I turned 49 on Sunday. That means I'm counting down 361 days to a milestone age. And suddenly I'm thinking about where my life is, where I want it to be, etc. and, how I can make this one wild and precious life the best it can be. Not that I didn't think about it before, but face it: I will, for all practical purposes, have two kids in college next year (Nina will be full time Post Secondary Enrollment Opportunity, spending her senior year of high school at Lake Superior College; Vinny will be at University of Minnesota-Duluth). It's a time of letting them fly, but also a time to discover myself. 

A lot of good things have happened over the last few years. I've started practicing yoga, which has had great mental and physical benefits. I've started seriously running and completed two half marathons. I have played a few musical gigs and even developed a group of friends who come out to see me play. In short, I have become much more comfortable in my own skin.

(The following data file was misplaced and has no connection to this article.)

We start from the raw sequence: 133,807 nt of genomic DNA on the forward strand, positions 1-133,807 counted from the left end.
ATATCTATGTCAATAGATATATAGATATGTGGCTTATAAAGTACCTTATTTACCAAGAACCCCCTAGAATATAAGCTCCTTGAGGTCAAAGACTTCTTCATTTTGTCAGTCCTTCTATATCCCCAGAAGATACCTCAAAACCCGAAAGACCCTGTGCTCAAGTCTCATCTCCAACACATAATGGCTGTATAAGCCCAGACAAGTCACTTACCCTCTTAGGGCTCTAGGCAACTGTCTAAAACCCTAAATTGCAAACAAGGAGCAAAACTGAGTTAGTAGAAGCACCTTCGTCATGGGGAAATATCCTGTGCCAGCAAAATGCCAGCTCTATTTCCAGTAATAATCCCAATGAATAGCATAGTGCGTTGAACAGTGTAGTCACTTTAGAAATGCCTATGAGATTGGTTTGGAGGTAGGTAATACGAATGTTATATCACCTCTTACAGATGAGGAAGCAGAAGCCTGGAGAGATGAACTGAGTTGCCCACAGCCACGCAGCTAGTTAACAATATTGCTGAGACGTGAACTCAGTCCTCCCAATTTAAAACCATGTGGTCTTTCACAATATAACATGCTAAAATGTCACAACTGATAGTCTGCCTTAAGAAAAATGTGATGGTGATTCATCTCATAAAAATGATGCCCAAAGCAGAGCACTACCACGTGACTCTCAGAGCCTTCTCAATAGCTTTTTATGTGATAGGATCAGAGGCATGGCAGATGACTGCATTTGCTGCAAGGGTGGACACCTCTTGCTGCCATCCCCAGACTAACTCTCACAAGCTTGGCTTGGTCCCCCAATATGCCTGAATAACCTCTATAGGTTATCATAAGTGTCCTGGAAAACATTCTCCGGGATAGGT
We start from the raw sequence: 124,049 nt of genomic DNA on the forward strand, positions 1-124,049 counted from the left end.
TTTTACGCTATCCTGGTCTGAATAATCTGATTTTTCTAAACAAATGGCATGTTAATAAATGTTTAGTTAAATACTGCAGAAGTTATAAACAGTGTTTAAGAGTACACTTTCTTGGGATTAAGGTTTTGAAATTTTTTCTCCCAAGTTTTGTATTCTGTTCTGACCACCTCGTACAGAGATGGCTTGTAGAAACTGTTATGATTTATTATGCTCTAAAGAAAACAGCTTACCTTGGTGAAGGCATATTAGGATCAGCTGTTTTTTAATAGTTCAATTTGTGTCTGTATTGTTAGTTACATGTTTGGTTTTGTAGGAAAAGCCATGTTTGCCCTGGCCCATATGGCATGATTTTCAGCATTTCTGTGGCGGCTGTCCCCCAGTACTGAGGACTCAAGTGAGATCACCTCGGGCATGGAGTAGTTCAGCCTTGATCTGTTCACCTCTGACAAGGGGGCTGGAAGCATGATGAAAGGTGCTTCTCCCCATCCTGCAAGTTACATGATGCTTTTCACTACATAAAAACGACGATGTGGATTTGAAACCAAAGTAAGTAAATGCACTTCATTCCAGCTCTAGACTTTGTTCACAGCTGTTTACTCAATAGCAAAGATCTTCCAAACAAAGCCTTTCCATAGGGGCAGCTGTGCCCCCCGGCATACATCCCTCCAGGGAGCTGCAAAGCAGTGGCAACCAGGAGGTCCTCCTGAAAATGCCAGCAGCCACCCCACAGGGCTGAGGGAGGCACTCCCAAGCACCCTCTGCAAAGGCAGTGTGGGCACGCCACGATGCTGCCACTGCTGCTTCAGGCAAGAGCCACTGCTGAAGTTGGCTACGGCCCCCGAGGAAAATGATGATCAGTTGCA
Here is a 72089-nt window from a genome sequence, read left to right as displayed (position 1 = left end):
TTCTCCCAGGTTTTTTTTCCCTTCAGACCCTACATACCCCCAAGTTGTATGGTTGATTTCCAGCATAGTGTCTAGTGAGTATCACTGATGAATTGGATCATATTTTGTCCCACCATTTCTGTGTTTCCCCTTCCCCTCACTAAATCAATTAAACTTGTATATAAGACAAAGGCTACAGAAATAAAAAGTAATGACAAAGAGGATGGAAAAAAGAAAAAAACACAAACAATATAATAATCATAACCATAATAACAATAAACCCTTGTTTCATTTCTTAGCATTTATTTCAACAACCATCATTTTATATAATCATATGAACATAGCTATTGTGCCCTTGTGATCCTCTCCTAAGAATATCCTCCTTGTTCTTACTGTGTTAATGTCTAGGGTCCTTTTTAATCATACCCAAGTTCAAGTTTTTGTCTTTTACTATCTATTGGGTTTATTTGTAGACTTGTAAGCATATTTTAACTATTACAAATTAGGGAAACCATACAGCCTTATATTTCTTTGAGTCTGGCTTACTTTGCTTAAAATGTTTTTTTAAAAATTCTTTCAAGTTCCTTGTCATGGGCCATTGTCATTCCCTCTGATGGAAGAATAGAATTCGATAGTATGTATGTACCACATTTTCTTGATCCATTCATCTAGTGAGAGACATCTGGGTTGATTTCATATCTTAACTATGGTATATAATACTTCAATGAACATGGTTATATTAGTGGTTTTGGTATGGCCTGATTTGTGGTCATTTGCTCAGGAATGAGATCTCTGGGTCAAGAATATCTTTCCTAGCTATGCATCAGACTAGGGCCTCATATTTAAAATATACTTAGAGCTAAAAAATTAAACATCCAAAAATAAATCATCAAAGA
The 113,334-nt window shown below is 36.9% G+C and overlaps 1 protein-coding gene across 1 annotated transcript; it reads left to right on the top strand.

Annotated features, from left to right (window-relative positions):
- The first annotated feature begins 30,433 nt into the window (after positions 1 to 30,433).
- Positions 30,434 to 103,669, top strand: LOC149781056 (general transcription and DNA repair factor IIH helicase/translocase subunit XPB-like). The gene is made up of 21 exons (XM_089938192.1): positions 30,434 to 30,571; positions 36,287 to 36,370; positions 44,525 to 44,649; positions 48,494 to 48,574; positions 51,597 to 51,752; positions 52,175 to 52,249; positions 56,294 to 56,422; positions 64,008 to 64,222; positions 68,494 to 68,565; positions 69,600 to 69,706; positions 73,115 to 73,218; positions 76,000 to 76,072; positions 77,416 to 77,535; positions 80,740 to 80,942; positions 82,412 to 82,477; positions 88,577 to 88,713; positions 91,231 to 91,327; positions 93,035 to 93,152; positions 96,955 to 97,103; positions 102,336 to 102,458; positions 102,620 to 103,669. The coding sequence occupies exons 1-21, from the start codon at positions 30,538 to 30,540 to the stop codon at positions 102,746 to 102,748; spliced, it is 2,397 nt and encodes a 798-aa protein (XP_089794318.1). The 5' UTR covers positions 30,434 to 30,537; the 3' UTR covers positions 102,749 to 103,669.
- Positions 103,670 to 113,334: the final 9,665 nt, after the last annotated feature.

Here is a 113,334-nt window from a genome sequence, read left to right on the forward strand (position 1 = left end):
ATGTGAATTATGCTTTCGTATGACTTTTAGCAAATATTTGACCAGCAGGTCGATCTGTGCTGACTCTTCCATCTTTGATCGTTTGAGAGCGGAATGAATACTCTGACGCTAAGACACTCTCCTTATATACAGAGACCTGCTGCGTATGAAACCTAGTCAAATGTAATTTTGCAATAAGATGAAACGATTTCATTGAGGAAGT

Still, there are things I want to be better at. Parts of myself that still scare me! I think one of the best ways of working these things out is by writing. I used to blog a lot, and I think the time has come once more. There is so much I have discovered that I want to share.

I don't have a plan for this. I don't want to commit myself to a post a day, because one day I'll break down and not post, and, seeing I have broken the commitment I'll say "What's the use?" And not post for months. So, let me just say, I want to share, regularly, stuff that makes me stand in awe. Stuff that makes me think. There's a lot of beauty that happens every single day, if we allow ourselves to see it.